We opted for a non-electric site because we really don’t need electric to get by with our minimal tent-camping set up. (Except when all six of your camera batteries are dead and your car-adapter fails you. Can you say photographer/blogger minor cardiac event? I knew you could.) The other factor in choosing non-electric is that the electric sites all seemed to have paved parking pads for RVs and pop-ups. Great for them…not so great for us.

So we pitched on a fairly level site that had a good bit of breathing room for the kids to romp without getting tangled in the abundant poison ivy. I say fairly level because we couldn’t find one perfectly level. Unlike our RV/Popup counterparts, tents aren’t equipped with nifty leveling feet to even things out artificially so we have to work with what we’ve got… and if you’ve ever slept in a tent on a slope, you’ll understand why that’s important. Let’s just say it’s not quite the right kind of cozy to have all five tent occupants piled up in heap at the foot of the tent in the middle of the night for three nights running. Yeah, not the most restful of our camping adventures.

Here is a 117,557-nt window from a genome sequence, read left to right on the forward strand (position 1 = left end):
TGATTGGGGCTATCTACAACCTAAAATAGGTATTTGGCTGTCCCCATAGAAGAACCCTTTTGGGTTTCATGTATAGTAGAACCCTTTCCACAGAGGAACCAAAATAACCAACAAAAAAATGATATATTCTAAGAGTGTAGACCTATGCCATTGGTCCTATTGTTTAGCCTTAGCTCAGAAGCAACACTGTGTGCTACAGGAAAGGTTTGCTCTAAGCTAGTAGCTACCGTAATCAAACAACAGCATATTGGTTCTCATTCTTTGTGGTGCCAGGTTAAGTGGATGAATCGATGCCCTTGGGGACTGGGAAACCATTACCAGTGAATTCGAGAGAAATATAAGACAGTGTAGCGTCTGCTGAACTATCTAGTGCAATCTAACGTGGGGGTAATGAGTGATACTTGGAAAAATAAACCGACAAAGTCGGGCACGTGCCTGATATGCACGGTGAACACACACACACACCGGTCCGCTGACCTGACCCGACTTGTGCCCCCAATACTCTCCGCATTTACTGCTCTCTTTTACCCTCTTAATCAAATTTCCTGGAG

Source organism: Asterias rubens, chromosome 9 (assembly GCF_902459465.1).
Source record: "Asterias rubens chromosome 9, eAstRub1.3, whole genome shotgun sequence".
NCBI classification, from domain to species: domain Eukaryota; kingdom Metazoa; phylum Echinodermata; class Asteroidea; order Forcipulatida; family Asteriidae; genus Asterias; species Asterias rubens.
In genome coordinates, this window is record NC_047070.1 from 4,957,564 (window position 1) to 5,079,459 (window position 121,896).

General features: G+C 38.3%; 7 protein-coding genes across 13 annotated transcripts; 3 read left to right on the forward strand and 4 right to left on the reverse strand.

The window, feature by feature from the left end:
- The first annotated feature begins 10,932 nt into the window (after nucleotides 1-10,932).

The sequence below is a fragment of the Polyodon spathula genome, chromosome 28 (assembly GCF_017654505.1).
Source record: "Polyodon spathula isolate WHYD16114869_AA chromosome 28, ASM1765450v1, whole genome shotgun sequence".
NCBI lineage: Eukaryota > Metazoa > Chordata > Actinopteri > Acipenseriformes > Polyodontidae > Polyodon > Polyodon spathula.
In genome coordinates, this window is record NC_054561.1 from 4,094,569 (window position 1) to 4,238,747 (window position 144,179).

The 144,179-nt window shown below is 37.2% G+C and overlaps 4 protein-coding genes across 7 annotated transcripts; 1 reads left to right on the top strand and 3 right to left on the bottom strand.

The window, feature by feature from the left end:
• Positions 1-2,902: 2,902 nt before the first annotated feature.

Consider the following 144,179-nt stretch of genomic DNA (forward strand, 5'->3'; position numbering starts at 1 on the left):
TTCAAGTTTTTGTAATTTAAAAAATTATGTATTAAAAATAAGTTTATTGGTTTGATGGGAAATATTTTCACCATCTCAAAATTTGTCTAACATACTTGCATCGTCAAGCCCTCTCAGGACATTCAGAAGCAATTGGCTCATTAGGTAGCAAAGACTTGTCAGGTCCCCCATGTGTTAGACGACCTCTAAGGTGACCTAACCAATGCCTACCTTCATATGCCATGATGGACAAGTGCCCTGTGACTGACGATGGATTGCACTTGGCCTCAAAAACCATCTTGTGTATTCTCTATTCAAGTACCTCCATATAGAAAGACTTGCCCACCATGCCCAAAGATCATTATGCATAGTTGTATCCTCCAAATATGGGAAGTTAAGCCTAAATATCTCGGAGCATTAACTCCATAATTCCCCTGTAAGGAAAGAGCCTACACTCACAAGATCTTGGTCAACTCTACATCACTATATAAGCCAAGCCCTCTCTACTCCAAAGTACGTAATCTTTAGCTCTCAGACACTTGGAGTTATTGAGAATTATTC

At any rate, we ended up pitching on the gravel pad meant for vehicles rather than the lumpy, muddy, poorly drained area in the middle of the site. With the amount of rain forecast for our visit, we were placing our bets on the best drainage…and that’s gravel, even if it’s very large, pointy gravel in this case.

One Fred-A-Leaping
Fred making use of the empty ampitheater.

The sites were equipped with newer six-foot plastic (as opposed to concrete or wood) picnic tables which made for easy drying off in the inclement weather we were in initially. Now, I could probably write an entire post on the virtues of varying table construction at campgrounds, but I won’t belabor the issue lest you begin to think of me as a camping princess.